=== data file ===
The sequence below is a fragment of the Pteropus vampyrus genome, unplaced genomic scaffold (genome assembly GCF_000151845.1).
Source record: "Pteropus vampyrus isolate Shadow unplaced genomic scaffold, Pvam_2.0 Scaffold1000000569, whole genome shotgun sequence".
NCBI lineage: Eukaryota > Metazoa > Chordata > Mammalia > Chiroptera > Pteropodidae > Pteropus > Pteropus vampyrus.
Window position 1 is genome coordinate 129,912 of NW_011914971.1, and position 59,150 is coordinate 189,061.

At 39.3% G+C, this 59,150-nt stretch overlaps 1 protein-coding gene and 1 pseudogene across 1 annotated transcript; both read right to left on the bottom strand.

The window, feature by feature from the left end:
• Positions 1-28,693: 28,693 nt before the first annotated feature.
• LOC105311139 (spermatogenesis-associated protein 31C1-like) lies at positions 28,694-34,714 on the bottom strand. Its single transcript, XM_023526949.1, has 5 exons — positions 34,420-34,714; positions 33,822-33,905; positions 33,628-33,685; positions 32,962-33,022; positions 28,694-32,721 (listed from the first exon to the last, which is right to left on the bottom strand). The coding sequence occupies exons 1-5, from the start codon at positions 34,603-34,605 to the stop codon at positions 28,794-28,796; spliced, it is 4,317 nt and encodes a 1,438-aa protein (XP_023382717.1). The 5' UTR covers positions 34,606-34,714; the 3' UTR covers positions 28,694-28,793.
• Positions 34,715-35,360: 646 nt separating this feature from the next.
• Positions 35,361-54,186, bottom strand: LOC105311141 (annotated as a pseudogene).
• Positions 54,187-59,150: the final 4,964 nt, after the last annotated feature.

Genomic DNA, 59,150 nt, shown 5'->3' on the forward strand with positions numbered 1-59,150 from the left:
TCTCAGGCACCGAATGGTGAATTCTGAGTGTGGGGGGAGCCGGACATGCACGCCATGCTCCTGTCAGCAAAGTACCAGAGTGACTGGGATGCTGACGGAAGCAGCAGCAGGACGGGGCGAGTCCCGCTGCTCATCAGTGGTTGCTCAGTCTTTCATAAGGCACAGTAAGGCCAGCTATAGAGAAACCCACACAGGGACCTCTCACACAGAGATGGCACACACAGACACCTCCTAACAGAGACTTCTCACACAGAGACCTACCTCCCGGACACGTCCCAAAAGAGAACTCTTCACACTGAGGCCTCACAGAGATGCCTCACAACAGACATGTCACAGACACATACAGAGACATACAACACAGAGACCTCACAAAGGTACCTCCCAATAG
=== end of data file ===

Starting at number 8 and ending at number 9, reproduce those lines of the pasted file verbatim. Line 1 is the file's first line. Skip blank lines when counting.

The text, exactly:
• LOC105311139 (spermatogenesis-associated protein 31C1-like) lies at positions 28,694-34,714 on the bottom strand. Its single transcript, XM_023526949.1, has 5 exons — positions 34,420-34,714; positions 33,822-33,905; positions 33,628-33,685; positions 32,962-33,022; positions 28,694-32,721 (listed from the first exon to the last, which is right to left on the bottom strand). The coding sequence occupies exons 1-5, from the start codon at positions 34,603-34,605 to the stop codon at positions 28,794-28,796; spliced, it is 4,317 nt and encodes a 1,438-aa protein (XP_023382717.1). The 5' UTR covers positions 34,606-34,714; the 3' UTR covers positions 28,694-28,793.
• Positions 34,715-35,360: 646 nt separating this feature from the next.